Scorched Earth Policies
November 4, 2003
Decades of fire suppression and mismanagement by the U.S. Forest Service have turned much of California's forestland and other areas into a tinderbox, according to the General Accounting Office. In fact, 2000 was the worst fire season in 50 years, when fires burned 8.4 million acres nationwide. In 2002, taxpayers shelled out a record $1.7 billion for firefighting on another 6.9 million acres.
Other sources have contributed to the problem as well:
- The Forest Service has been hamstrung by federal regulations since the 1970s that have increased costs and delayed commonsense decision-making.
- Environmental organizations are also to blame for blocking road building, timber harvesting and other forest management activities through lawsuits; they maintain that government alone must foot the bill for fire treatment and are reluctant to allow any logging for profit.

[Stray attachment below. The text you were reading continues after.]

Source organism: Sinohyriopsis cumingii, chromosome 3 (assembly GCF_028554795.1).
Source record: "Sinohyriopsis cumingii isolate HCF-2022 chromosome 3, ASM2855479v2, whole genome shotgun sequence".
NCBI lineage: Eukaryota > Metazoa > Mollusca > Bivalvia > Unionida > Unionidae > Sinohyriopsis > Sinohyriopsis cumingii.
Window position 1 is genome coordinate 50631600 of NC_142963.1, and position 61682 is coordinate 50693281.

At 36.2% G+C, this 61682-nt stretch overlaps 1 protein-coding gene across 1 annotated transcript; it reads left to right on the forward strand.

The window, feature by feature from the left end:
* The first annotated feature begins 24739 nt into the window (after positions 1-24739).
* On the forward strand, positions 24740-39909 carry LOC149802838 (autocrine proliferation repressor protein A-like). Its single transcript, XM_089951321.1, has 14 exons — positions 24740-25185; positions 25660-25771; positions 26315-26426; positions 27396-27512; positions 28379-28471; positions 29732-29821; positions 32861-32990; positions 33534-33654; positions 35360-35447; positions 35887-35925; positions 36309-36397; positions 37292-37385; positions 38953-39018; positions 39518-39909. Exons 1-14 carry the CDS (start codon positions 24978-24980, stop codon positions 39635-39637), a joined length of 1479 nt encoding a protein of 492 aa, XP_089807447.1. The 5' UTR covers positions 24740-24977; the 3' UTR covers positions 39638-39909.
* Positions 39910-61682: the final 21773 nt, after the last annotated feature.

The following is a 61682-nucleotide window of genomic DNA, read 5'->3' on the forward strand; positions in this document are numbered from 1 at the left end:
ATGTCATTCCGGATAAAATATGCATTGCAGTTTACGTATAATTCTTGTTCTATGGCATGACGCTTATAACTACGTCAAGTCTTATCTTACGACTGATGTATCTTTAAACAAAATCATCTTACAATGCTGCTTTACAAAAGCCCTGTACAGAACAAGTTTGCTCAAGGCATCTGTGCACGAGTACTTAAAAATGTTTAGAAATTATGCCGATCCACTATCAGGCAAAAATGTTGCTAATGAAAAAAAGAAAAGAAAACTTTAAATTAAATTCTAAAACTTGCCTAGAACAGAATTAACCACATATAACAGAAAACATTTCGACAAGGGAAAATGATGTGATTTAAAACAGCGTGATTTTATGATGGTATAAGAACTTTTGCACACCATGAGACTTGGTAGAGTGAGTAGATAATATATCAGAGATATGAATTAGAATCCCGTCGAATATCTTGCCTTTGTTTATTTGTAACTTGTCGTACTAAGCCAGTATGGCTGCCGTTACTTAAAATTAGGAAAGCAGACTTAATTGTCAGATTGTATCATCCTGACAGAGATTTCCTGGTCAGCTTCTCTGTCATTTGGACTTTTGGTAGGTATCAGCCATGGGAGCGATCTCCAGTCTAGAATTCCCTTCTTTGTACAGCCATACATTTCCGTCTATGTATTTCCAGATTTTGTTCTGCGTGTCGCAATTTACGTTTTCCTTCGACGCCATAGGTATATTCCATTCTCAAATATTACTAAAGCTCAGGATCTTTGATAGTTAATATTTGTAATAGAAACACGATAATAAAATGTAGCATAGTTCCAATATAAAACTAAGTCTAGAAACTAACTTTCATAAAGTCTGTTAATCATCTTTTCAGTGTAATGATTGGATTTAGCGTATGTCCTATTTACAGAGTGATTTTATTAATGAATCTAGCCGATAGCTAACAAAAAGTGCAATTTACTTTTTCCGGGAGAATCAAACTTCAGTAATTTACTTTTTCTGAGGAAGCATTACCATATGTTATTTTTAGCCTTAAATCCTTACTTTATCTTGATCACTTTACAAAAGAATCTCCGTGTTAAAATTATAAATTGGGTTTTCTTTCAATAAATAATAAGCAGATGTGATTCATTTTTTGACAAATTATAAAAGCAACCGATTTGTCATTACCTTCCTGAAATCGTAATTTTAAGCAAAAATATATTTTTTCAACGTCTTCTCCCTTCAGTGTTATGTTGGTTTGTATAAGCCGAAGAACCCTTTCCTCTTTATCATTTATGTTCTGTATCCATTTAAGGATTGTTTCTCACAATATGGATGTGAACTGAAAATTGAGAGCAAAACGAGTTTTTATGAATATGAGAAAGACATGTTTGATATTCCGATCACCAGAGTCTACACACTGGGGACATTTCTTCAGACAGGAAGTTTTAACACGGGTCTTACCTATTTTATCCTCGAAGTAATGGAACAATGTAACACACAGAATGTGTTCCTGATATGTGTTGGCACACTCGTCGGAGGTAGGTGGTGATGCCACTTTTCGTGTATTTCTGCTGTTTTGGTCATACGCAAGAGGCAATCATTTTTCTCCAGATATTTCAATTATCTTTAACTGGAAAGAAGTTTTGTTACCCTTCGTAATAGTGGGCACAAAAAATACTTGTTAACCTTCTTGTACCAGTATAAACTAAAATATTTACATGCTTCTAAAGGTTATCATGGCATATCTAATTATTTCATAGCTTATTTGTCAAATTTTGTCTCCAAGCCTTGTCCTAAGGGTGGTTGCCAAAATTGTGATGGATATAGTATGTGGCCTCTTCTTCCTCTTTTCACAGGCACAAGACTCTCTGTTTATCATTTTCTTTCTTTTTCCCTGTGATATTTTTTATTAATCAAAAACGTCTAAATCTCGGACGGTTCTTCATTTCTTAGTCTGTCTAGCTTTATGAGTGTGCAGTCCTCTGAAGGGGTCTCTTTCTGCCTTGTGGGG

- President Clinton's designation of 58 million acres of "roadless" forest preserves may hinder the efforts of firefighters in the future.
During the 1990s, a Forest Service chief under the Clinton Administration warned Congress that the Forest Service's mission was undermined by confusing statutes and various judicial interpretations of these statutes, and that future catastrophic fires were inevitable. However, Congress did nothing to act on the warnings, and politics ruled over science.
According to Robert Nelson of the University of Maryland, the Forest Service should be abolished, and forest management should be decentralized and given to local officials who can better assess the needs of local forests.
Source: Robert H. Nelson, "Scorched-Earth Policies," Wall Street Journal, November 3, 2003.
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